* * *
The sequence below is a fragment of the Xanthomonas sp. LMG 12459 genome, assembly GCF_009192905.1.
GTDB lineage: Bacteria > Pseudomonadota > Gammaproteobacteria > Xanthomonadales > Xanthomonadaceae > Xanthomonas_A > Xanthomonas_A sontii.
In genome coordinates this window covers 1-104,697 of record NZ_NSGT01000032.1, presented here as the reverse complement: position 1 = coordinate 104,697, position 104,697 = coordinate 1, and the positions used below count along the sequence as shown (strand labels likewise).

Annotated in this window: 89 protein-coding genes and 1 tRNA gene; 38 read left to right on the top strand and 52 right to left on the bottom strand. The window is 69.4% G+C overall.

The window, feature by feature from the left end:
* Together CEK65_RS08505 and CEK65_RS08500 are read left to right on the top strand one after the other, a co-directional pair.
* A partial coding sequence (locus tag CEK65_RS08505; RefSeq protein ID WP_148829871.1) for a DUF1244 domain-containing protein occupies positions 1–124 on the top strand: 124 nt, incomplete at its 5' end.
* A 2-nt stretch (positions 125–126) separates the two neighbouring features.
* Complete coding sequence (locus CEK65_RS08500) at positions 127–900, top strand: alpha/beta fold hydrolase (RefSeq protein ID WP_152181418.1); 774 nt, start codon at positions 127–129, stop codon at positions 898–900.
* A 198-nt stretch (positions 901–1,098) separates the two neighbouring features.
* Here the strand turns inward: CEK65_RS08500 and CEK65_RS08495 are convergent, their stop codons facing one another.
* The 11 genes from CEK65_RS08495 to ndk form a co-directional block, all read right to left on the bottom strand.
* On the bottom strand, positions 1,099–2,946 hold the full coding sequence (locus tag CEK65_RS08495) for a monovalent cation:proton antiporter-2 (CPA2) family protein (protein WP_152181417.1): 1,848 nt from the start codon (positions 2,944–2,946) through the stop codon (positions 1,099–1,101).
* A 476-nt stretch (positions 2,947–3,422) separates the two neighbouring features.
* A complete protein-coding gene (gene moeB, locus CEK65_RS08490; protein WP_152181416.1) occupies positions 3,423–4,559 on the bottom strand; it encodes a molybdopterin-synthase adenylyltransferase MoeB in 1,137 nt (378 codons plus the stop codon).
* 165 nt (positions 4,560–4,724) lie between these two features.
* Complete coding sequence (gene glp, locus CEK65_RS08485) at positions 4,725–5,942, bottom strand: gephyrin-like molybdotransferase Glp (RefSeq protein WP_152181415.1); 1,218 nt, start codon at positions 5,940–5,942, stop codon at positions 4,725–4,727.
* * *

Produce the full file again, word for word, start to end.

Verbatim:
The sequence below is a fragment of the Xanthomonas sp. LMG 12459 genome, assembly GCF_009192905.1.
GTDB lineage: Bacteria > Pseudomonadota > Gammaproteobacteria > Xanthomonadales > Xanthomonadaceae > Xanthomonas_A > Xanthomonas_A sontii.
In genome coordinates this window covers 1-104,697 of record NZ_NSGT01000032.1, presented here as the reverse complement: position 1 = coordinate 104,697, position 104,697 = coordinate 1, and the positions used below count along the sequence as shown (strand labels likewise).

Annotated in this window: 89 protein-coding genes and 1 tRNA gene; 38 read left to right on the top strand and 52 right to left on the bottom strand. The window is 69.4% G+C overall.

The window, feature by feature from the left end:
* Together CEK65_RS08505 and CEK65_RS08500 are read left to right on the top strand one after the other, a co-directional pair.
* A partial coding sequence (locus tag CEK65_RS08505; RefSeq protein ID WP_148829871.1) for a DUF1244 domain-containing protein occupies positions 1–124 on the top strand: 124 nt, incomplete at its 5' end.
* A 2-nt stretch (positions 125–126) separates the two neighbouring features.
* Complete coding sequence (locus CEK65_RS08500) at positions 127–900, top strand: alpha/beta fold hydrolase (RefSeq protein ID WP_152181418.1); 774 nt, start codon at positions 127–129, stop codon at positions 898–900.
* A 198-nt stretch (positions 901–1,098) separates the two neighbouring features.
* Here the strand turns inward: CEK65_RS08500 and CEK65_RS08495 are convergent, their stop codons facing one another.
* The 11 genes from CEK65_RS08495 to ndk form a co-directional block, all read right to left on the bottom strand.
* On the bottom strand, positions 1,099–2,946 hold the full coding sequence (locus tag CEK65_RS08495) for a monovalent cation:proton antiporter-2 (CPA2) family protein (protein WP_152181417.1): 1,848 nt from the start codon (positions 2,944–2,946) through the stop codon (positions 1,099–1,101).
* A 476-nt stretch (positions 2,947–3,422) separates the two neighbouring features.
* A complete protein-coding gene (gene moeB, locus CEK65_RS08490; protein WP_152181416.1) occupies positions 3,423–4,559 on the bottom strand; it encodes a molybdopterin-synthase adenylyltransferase MoeB in 1,137 nt (378 codons plus the stop codon).
* 165 nt (positions 4,560–4,724) lie between these two features.
* Complete coding sequence (gene glp, locus CEK65_RS08485) at positions 4,725–5,942, bottom strand: gephyrin-like molybdotransferase Glp (RefSeq protein WP_152181415.1); 1,218 nt, start codon at positions 5,940–5,942, stop codon at positions 4,725–4,727.